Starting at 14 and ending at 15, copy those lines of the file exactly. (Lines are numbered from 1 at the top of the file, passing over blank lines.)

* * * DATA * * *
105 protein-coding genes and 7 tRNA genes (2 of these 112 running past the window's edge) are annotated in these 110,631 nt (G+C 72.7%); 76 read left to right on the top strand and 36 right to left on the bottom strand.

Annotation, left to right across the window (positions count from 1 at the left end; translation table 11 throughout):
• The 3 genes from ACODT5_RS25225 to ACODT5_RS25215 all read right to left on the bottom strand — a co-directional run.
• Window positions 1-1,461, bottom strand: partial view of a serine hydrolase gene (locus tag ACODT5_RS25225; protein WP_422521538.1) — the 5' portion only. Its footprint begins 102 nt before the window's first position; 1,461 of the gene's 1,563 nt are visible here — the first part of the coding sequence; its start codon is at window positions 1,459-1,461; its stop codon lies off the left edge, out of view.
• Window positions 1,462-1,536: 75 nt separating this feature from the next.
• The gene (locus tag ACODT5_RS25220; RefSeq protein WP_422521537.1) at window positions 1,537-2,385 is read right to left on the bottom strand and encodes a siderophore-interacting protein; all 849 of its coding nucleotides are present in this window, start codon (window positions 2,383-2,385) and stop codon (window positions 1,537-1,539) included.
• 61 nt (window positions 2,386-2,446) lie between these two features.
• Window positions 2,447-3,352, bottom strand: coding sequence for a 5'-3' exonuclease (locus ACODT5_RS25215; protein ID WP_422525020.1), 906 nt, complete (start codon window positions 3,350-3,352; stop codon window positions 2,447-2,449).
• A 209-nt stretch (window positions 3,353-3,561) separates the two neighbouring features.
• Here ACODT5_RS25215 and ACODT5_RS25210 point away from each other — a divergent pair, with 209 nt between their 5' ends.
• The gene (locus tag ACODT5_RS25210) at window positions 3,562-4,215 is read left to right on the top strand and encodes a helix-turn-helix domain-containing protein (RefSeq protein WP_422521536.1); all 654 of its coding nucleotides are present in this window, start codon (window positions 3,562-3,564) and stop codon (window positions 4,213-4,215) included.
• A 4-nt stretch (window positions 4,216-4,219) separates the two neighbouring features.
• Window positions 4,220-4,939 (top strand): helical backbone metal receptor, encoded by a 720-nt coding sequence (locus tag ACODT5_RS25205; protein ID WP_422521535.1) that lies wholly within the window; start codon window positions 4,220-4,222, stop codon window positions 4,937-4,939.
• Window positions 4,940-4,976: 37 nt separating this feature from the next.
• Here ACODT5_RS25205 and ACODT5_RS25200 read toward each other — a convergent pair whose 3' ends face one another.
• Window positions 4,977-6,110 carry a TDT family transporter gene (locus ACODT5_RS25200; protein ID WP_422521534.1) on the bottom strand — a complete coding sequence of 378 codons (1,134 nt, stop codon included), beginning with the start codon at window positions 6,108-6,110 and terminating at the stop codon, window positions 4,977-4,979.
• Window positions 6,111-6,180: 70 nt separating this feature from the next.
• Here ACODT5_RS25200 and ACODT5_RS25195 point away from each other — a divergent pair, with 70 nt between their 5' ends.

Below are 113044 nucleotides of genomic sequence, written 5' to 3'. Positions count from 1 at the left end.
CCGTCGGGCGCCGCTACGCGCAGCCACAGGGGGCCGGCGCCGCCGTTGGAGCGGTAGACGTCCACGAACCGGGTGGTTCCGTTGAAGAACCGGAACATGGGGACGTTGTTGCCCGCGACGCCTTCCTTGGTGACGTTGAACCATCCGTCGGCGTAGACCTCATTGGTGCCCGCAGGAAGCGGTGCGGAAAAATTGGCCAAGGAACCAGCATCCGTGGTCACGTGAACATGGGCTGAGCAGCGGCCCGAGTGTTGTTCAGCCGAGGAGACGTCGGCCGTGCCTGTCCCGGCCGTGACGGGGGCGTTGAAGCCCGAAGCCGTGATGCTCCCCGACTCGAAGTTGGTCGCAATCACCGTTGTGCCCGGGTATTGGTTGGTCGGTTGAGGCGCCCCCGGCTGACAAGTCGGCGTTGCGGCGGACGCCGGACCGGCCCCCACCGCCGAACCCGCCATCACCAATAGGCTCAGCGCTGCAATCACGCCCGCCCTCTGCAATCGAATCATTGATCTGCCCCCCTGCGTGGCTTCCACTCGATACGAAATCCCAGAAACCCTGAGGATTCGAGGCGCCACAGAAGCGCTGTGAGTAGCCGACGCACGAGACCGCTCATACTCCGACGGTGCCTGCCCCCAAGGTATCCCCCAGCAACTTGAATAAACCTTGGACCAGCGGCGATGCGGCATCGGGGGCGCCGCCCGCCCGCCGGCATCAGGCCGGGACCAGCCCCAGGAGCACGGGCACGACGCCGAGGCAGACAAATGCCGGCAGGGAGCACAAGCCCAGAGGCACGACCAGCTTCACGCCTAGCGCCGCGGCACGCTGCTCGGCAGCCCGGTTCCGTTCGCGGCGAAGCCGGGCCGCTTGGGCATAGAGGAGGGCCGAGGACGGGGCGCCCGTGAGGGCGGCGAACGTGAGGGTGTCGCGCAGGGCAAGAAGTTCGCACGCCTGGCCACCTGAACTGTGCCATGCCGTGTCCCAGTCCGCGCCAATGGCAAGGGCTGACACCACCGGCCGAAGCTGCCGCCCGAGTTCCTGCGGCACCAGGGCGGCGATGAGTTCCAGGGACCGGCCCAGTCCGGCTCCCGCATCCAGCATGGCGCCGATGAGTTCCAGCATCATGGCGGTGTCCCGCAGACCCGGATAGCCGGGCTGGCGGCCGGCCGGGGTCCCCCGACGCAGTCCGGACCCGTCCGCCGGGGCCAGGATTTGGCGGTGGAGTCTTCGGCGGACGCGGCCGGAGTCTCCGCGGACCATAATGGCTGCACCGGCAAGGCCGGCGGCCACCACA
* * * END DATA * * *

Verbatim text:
• Window positions 4,940-4,976: 37 nt separating this feature from the next.
• Here ACODT5_RS25205 and ACODT5_RS25200 read toward each other — a convergent pair whose 3' ends face one another.